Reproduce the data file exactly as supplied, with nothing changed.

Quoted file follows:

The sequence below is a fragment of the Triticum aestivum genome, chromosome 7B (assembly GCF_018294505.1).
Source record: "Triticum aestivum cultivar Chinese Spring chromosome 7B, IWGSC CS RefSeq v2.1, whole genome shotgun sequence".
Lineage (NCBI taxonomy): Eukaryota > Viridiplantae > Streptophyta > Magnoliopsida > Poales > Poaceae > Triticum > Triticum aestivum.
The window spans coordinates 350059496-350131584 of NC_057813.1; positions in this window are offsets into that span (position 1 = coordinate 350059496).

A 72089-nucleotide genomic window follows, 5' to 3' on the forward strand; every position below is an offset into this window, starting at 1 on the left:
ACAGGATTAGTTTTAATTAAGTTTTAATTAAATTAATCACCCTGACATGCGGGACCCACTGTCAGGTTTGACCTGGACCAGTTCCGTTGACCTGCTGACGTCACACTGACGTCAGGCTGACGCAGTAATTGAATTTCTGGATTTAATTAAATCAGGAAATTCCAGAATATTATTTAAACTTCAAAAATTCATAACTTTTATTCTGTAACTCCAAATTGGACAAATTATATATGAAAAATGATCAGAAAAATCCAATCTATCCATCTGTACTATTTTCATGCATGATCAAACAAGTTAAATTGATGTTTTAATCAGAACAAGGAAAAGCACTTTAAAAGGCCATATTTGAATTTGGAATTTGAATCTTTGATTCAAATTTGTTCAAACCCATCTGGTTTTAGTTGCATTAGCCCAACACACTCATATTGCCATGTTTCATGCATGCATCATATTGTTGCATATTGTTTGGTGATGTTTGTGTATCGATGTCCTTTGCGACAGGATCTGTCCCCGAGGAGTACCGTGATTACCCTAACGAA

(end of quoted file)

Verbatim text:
The sequence below is a fragment of the Triticum aestivum genome, chromosome 7B (assembly GCF_018294505.1).
Source record: "Triticum aestivum cultivar Chinese Spring chromosome 7B, IWGSC CS RefSeq v2.1, whole genome shotgun sequence".
Lineage (NCBI taxonomy): Eukaryota > Viridiplantae > Streptophyta > Magnoliopsida > Poales > Poaceae > Triticum > Triticum aestivum.
The window spans coordinates 350059496-350131584 of NC_057813.1; positions in this window are offsets into that span (position 1 = coordinate 350059496).

A 72089-nucleotide genomic window follows, 5' to 3' on the forward strand; every position below is an offset into this window, starting at 1 on the left:
ACAGGATTAGTTTTAATTAAGTTTTAATTAAATTAATCACCCTGACATGCGGGACCCACTGTCAGGTTTGACCTGGACCAGTTCCGTTGACCTGCTGACGTCACACTGACGTCAGGCTGACGCAGTAATTGAATTTCTGGATTTAATTAAATCAGGAAATTCCAGAATATTATTTAAACTTCAAAAATTCATAACTTTTATTCTGTAACTCCAAATTGGACAAATTATATATGAAAAATGATCAGAAAAATCCAATCTATCCATCTGTACTATTTTCATGCATGATCAAACAAGTTAAATTGATGTTTTAATCAGAACAAGGAAAAGCACTTTAAAAGGCCATATTTGAATTTGGAATTTGAATCTTTGATTCAAATTTGTTCAAACCCATCTGGTTTTAGTTGCATTAGCCCAACACACTCATATTGCCATGTTTCATGCATGCATCATATTGTTGCATATTGTTTGGTGATGTTTGTGTATCGATGTCCTTTGCGACAGGATCTGTCCCCGAGGAGTACCGTGATTACCCTAACGAA